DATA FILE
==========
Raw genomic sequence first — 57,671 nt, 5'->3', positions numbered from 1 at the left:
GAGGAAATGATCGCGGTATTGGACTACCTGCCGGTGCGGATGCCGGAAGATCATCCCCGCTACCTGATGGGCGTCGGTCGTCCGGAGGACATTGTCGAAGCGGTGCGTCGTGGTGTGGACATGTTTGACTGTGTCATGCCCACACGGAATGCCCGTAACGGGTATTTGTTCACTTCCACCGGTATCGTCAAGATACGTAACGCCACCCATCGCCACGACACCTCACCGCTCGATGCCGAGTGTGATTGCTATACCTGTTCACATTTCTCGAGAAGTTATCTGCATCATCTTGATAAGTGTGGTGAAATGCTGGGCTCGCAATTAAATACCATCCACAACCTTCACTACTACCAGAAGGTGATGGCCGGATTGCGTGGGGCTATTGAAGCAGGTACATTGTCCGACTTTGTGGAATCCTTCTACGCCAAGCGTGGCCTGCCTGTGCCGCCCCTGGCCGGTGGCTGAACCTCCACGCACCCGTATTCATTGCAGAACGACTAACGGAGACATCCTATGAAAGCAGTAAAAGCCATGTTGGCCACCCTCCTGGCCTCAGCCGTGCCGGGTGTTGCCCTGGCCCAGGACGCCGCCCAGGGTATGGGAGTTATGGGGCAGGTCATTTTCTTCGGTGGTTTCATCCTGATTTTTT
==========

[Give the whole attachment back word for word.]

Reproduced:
Raw genomic sequence first — 57,671 nt, 5'->3', positions numbered from 1 at the left:
GAGGAAATGATCGCGGTATTGGACTACCTGCCGGTGCGGATGCCGGAAGATCATCCCCGCTACCTGATGGGCGTCGGTCGTCCGGAGGACATTGTCGAAGCGGTGCGTCGTGGTGTGGACATGTTTGACTGTGTCATGCCCACACGGAATGCCCGTAACGGGTATTTGTTCACTTCCACCGGTATCGTCAAGATACGTAACGCCACCCATCGCCACGACACCTCACCGCTCGATGCCGAGTGTGATTGCTATACCTGTTCACATTTCTCGAGAAGTTATCTGCATCATCTTGATAAGTGTGGTGAAATGCTGGGCTCGCAATTAAATACCATCCACAACCTTCACTACTACCAGAAGGTGATGGCCGGATTGCGTGGGGCTATTGAAGCAGGTACATTGTCCGACTTTGTGGAATCCTTCTACGCCAAGCGTGGCCTGCCTGTGCCGCCCCTGGCCGGTGGCTGAACCTCCACGCACCCGTATTCATTGCAGAACGACTAACGGAGACATCCTATGAAAGCAGTAAAAGCCATGTTGGCCACCCTCCTGGCCTCAGCCGTGCCGGGTGTTGCCCTGGCCCAGGACGCCGCCCAGGGTATGGGAGTTATGGGGCAGGTCATTTTCTTCGGTGGTTTCATCCTGATTTTTT